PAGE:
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HOW TO HOST AN OYSTER ROAST



There are few events that eclipse an oyster roast.  Held most often in the fall or early spring, oyster roasts hit all the senses.  The smell of the sea, the warmth of the fire on a chilly day, the taste of the ocean, the sight of a juicy oyster ready to pop in your mouth, and the sound of hot flames on wet oyster shells.  It even delivers on umami – the newly acknowledged sixth sense that you can’t quite describe but you know it when you taste it.  

If you’ve always eaten your oysters raw on the half shell, roasted oysters concentrate the brininess of the oyster.  “Roasting” oysters actually means steaming them until the little bivalves just can’t stand it anymore and finally burst open their tightly held shells.  A perfectly steamed oyster eaten fresh from the roasting pit is one of the best bites in the world.

Below are some simple tips to host your own oyster roast.  We love to see pictures and hear about your own roast.  Please post them to our Facebook page at facebook.com/harborislandoyster.




FRIENDS AND FAMILY

A good party always starts with the right people.  Oyster roasts invitations can be a little difficult to track down, but there are some really beautiful ones.  We blogged about it on Oyster Stew. Check out our favorites.

          



WHAT YOU WILL NEED

Such goodness doesn’t come easy. If you're lucky enough to have a wide open space, a roasting pit and the knowledge and patience totnd a wooden or charcoal burning fire, please treat your friends and family to a made-for-the-magazines oyster roast.  If you're invited to one, please be the first to RSVP.

However ...

If your space is limited or the idea of building and tending an open fire is daunting, a seafood steamer connected to a propane tank is perfect.

You’ll need a large steamer pot, a steamer bucket that fits in the pot, a tripod, and a propane tank (swipe the one from your gas grill).  We recommend the Bayou Classic 60-Quart All Purpose Aluminum Stockpot with Steam and Boil Basket (about $100) and the Bayou Classic High-Pressure Outdoor Gas Cooker (about $50).  



STEAMING OYSTERS USING A STOCKPOT

Step 1
Seafood steamers typically come with a perforated bucket.  Fill the pot until an inch below the basket line with a 9:1 ratio of water to white vinegar.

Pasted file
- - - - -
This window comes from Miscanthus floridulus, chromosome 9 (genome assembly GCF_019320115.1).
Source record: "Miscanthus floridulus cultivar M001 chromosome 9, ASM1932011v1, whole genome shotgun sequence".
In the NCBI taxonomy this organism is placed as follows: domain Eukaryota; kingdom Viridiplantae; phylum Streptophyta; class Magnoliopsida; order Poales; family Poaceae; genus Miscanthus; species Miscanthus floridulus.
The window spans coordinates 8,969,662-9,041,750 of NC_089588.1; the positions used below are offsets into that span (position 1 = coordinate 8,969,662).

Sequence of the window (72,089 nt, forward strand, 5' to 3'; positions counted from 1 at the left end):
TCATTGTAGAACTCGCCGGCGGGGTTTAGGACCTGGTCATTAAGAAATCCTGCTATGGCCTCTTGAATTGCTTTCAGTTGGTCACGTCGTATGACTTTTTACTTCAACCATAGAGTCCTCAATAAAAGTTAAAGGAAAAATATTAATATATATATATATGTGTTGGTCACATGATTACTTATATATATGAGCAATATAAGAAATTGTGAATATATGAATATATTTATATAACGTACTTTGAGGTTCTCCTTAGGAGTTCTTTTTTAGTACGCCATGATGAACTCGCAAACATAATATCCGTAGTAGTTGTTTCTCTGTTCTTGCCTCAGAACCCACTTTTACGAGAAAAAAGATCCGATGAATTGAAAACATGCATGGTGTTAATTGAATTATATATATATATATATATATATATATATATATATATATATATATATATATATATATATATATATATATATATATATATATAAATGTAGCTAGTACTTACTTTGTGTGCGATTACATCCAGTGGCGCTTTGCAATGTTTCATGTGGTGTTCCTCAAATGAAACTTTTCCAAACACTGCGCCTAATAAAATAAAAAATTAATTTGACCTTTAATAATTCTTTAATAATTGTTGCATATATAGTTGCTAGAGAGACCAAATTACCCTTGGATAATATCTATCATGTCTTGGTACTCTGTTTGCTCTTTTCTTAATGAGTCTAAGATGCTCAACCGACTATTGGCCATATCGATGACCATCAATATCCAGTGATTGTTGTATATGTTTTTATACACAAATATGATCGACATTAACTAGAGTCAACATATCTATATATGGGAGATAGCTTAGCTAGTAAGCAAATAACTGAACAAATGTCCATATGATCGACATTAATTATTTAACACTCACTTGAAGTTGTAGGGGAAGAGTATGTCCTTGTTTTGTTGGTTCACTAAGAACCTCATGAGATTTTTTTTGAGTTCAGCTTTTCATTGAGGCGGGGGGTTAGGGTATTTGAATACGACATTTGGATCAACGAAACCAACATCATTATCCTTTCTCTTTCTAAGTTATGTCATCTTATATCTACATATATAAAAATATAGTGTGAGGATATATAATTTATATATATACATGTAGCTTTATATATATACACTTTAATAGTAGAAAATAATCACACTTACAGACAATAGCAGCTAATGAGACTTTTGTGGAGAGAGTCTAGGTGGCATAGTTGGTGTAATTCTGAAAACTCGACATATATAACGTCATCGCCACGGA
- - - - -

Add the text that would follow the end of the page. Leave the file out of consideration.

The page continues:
Step 2
Place on the tripod over the propane tank, place the bucket on the tripod, place the cover on the pot and bring the water to a boil.  

Step 3 
In the meantime, wash oysters in an outdoor sink or use a garden hose.  When the water boils, add oysters to the pot.  Take time to stack the oysters by hand (rather than dumping them haphazardly into the pot) to ensure a more even steam. Place the lid on the pot with the oysters. 

Step 4
After 10 min., pull up the basket (be sure to protect your hands) and give the oysters a shake to make sure you can see the oysters both on the top and the bottom.  If you want a glorious, juicy oyster, pull them out of the steamer when the shells have separated about an 1/8”.  Wait until they’ve separated a 1/4" - 1/2" for a more well done oyster.


Step 5 
Dump oysters directly on the table – preferably one made especially for oysters (see below).  Guests should eat as quickly and as many oysters as they can.  

Repeat until you run out of oysters.



HOW MANY OYSTERS?

Plan for one bushel of oysters for every five oyster-eating guests.  Serve with saltine crackers, hot sauce, cocktail sauce (hot and extra hot), warm melted butter ... and plenty of paper towels. It’s best to have enough knives for everyone at your roast.  (Harbor Island Oyster Co. offers an Oyster Roast Party Starter Bucket which includes 12 party knives, 12 deluxe Koozies, 6 butter warmers, 3 bottles of Texas Pete hot sauce, and a pair of oyster gloves.)






CONDIMENTS